Understandably so, Oprah fans will hear none of this. Clearly, there exists today a Tolle-propelled “Cult of Oprah” embraced even by Christians unschooled in apologetics. Indeed, Winfrey’s indisputable generosity, keen insight and ability to communicate skillfully validate her rising star; and the sweetly reasonable exegesis of Tolle further compels and convinces devoted admirers.
As evidenced in A New Earth, this burgeoning sect of evolutionary cosmic consciousness is allowed rigidity of expression that by no means is afforded traditionalists. For espousing absolutism analogous to those advanced by Tolle, Bible-believing Christians are to be feared. Their dogma allegedly represents a “mental dysfunction” perpetuating separation and conflict; therefore, Christians are (in Tolle’s word) “dangerous.” After all, he explains, the history of Christianity provides a “prime example” of how biblical dogma “corrupts to the point of insanity.”
In Tolle’s view, narrow interpretation of church dogma destines outsiders to torture, even death by burning. Apparently, if a Bible-toting Christian—say, Billy Graham—heads your way, you best run for your life!
The Gospel according to Tolle further asserts that belief in Christianity as ultimate Truth serves ego by creating “an illusory sense of superiority.” Never mind that self-proclaimed “spiritual leader” Eckhart Tolle boasts his own pantheistic Self-deification! Although both opposing worldviews presuppose “union with the divine,” Christians alone bow the knee, acknowledge their sin and accept unmerited favor from a merciful, personal God to whom they remain accountable. In contrast, Tolle and followers grasp for themselves Godhood itself.
One of these two mindsets most certainly creates the “illusory sense of superiority,” but it’s plainly not the way of the Cross.
Imagine the Now
In imagining no future heaven or hell, it stands to reason that the Beatles likewise “imagine all the people living for today.” Not surprisingly, Eckhart Tolle expounds upon ultimate “power in the Now.” After all, growing in Presence power allegedly eases the grip of ego, and it is Presence alone that unravels the past. Living in Tolle’s “Now” ostensibly enables transformation of consciousness from illusive thought (yielding “wanting,” “thwarted wanting,” and “indifference”) to Self-God awareness.
In Tolle’s world, when advanced, highly evolved humans seize “Presence power,” their consciousness shifts from the illusory “sweet by and by” to power-packed Presence. No longer are they hindered by the “mental idolatry” of blissful eternity with “our God.” They have instead come to accept their common divinity with all of Life. Having triumphed over matter by self-mastery, the fully “conscious” trade their tradition-bound “phantom selves” for their purported “I AM”-ness.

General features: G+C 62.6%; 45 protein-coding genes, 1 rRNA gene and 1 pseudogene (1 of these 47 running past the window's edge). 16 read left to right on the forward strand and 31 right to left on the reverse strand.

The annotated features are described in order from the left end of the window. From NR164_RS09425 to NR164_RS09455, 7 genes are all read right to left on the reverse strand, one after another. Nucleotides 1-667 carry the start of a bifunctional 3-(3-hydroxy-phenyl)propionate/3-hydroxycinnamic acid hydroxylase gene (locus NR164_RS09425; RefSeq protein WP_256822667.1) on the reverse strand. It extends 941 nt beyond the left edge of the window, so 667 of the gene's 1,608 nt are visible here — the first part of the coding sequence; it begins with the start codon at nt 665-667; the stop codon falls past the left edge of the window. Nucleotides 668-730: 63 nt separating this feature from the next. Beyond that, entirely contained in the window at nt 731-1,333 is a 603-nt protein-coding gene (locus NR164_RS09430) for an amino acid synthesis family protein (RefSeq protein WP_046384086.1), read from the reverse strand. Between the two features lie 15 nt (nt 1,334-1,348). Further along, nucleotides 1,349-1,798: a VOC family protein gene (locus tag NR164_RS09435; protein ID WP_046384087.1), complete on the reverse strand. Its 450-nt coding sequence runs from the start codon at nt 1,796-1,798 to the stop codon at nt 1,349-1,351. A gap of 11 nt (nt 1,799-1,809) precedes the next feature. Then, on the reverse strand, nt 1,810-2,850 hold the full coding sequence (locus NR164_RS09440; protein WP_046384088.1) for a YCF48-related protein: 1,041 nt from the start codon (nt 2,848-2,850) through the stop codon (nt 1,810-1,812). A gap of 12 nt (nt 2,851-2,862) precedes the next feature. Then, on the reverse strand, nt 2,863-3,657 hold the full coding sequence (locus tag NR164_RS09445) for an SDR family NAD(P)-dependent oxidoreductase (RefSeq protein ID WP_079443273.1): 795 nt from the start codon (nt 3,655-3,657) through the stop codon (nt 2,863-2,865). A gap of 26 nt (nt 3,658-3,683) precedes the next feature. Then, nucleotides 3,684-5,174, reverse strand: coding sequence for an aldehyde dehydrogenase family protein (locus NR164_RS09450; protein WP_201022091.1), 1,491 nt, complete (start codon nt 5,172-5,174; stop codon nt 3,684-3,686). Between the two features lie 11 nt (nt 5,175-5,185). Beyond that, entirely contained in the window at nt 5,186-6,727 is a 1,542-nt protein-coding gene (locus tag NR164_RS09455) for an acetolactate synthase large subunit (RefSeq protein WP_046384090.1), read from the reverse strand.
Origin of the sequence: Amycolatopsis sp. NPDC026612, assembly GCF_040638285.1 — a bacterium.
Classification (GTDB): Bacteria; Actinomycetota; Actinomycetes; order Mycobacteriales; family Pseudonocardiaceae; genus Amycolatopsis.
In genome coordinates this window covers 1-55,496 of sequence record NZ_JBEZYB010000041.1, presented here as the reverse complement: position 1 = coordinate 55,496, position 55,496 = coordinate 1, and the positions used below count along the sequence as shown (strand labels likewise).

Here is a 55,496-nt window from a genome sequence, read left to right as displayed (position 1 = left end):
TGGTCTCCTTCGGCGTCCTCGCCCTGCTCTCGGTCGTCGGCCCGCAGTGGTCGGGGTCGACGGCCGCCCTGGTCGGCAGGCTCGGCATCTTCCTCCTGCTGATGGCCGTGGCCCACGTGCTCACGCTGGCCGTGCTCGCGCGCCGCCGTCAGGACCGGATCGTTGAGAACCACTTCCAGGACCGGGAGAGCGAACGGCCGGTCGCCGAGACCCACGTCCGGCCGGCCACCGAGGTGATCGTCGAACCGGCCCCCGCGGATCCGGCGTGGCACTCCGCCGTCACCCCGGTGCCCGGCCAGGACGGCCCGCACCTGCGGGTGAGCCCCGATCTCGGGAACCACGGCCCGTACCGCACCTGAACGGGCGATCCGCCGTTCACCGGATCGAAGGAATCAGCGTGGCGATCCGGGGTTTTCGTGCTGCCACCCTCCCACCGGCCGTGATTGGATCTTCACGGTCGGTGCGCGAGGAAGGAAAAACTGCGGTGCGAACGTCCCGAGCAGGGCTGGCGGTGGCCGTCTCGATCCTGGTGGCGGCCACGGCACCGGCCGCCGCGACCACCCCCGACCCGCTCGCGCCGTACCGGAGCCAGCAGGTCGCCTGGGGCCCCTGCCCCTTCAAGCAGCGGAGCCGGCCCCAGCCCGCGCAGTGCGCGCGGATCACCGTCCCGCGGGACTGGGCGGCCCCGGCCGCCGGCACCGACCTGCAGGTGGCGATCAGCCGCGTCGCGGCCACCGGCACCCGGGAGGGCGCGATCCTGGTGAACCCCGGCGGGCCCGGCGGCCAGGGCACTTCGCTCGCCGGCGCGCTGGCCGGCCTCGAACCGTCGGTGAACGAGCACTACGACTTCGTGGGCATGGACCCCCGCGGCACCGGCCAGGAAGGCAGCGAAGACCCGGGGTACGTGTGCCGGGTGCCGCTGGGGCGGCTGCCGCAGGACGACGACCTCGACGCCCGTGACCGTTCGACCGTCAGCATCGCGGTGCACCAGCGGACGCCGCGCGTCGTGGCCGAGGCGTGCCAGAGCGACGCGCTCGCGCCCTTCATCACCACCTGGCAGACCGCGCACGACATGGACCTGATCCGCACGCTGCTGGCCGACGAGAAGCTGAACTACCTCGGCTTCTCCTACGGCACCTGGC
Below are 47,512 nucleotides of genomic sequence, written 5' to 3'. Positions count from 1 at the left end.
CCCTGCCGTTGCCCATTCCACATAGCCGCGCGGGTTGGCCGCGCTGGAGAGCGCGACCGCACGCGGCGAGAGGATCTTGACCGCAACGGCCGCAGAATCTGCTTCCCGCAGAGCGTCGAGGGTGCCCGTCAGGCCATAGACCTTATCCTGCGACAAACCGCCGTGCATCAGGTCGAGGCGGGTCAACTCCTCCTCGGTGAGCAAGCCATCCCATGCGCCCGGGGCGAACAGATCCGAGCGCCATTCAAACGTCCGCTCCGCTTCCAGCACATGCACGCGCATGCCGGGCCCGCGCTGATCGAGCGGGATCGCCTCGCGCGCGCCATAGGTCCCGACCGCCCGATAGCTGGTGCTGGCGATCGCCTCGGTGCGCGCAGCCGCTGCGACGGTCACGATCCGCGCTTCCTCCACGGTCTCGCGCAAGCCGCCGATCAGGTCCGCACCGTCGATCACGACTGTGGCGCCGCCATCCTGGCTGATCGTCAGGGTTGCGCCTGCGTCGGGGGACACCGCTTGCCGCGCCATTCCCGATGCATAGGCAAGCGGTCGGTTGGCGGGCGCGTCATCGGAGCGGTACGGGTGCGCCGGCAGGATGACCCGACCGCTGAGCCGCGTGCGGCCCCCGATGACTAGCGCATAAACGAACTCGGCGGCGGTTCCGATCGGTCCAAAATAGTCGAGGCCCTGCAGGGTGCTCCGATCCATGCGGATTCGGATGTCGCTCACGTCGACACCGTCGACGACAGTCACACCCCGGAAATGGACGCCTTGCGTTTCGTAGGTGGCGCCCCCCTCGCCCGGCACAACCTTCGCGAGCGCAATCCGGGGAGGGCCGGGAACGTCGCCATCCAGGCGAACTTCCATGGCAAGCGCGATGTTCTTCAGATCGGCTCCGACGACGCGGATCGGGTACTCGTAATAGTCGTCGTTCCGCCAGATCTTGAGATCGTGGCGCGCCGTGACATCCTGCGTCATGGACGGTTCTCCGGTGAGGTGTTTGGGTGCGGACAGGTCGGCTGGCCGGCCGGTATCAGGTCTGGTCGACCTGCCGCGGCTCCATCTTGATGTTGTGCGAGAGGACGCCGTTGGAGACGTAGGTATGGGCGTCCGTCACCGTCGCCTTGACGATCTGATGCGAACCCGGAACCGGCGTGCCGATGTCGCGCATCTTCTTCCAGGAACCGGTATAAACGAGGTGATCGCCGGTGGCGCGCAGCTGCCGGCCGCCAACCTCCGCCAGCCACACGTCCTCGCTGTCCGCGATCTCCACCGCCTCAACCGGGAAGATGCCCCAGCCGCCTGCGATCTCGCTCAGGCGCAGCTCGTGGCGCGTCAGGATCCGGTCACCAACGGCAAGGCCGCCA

To the New Age occultist, a master is considered to be enlightened, or “to have fire in the eyes”—this being a throwback to sun-worship. The term, “master,” is synonymous with ascended master, adept/initiated adept, spirit guide/guide, the Hierarchy of Initiates/Spiritual Hierarchy of the Earth/Planetary Hierarchy/the Hierarchy and Uburmenschen (in German). To some mystics, adepts are spirit beings (actually demons) with whom they interact once having entered altered states of consciousness.
Achieving mastery qualifies awakened adepts to act as “Custodians of the Plan” and to watch over and even guide all of humanity’s spiritual progress. In so doing, these work hard to extinguish forces of darkness/evil—i.e., Jews and Christians. The desired outcome is for the old “Piscean Age” with its obsolete traditionalism to give way to an anticipated “Age of Aquarius,” marked by promises of peace, harmony and brotherhood.
Said adepts comprise a superior species (homonoeticus) whose quantum leap to “consciousness” has fitted them for presumably higher levels of existence in the esoteric Now. In contrast, and in reality, the “perfect” (mature) man of Ephesians achieves “the measure of the stature that belongs to the fullness of Christ”—not by “paradigm shift,” awakened consciousness, or by attaining Christhood—but rather by embracing and following Jesus as Savior and Lord.
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In conclusion, the Lord Jesus is no “archetypal image,” nor is He “every man and every woman,” as Tolle would have us believe. Rather He is God incarnate, Lord of lords, Author and Finisher of our faith. Speaking truth in love, the mature believer grows and—over the course of time—is fashioned into the spiritual likeness of Christ; he does not assume some imagined state of transcendent Christhood while basking in the perpetual “Now.” For part two click below.